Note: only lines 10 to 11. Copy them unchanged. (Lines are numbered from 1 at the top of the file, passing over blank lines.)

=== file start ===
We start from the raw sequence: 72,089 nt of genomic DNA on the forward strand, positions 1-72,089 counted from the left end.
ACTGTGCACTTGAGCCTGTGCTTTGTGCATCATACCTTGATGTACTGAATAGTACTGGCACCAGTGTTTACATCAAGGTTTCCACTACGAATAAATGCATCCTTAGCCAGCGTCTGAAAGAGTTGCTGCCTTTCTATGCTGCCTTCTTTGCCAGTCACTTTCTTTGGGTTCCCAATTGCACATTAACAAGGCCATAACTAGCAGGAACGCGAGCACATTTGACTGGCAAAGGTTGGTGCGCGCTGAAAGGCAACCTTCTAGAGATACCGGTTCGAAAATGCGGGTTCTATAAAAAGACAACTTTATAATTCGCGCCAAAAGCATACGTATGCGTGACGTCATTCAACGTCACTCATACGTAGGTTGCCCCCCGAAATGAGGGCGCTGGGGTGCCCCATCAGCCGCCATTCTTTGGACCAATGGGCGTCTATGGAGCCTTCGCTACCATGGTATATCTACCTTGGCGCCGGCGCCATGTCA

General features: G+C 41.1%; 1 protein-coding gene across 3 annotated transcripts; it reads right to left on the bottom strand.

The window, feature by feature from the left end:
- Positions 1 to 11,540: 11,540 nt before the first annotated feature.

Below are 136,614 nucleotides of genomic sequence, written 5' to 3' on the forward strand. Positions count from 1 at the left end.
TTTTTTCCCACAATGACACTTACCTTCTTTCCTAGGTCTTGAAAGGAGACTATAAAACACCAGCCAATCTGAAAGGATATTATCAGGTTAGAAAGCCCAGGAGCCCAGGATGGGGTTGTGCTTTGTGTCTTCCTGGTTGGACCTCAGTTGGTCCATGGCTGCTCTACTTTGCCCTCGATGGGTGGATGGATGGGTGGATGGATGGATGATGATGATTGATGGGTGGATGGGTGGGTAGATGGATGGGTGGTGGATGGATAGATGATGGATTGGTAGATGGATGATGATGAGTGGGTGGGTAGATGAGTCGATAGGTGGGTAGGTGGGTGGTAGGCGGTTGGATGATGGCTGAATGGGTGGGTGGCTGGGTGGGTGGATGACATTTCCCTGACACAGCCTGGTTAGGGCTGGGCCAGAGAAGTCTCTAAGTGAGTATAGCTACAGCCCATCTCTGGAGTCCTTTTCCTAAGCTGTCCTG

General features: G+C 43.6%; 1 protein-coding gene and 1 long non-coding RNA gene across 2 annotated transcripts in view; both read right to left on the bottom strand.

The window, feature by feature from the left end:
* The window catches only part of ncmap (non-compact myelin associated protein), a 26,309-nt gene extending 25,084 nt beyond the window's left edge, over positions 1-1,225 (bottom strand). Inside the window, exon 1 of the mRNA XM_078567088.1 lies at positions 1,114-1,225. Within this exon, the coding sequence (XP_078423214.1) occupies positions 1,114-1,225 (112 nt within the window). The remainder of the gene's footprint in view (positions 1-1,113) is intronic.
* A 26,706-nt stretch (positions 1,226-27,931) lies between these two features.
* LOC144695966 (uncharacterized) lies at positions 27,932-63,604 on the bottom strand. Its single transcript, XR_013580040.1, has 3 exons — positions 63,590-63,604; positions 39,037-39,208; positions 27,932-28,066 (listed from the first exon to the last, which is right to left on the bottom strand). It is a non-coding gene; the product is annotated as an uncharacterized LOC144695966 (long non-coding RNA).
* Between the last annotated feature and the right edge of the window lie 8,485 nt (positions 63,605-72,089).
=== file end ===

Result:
* The window catches only part of ncmap (non-compact myelin associated protein), a 26,309-nt gene extending 25,084 nt beyond the window's left edge, over positions 1-1,225 (bottom strand). Inside the window, exon 1 of the mRNA XM_078567088.1 lies at positions 1,114-1,225. Within this exon, the coding sequence (XP_078423214.1) occupies positions 1,114-1,225 (112 nt within the window). The remainder of the gene's footprint in view (positions 1-1,113) is intronic.
* A 26,706-nt stretch (positions 1,226-27,931) lies between these two features.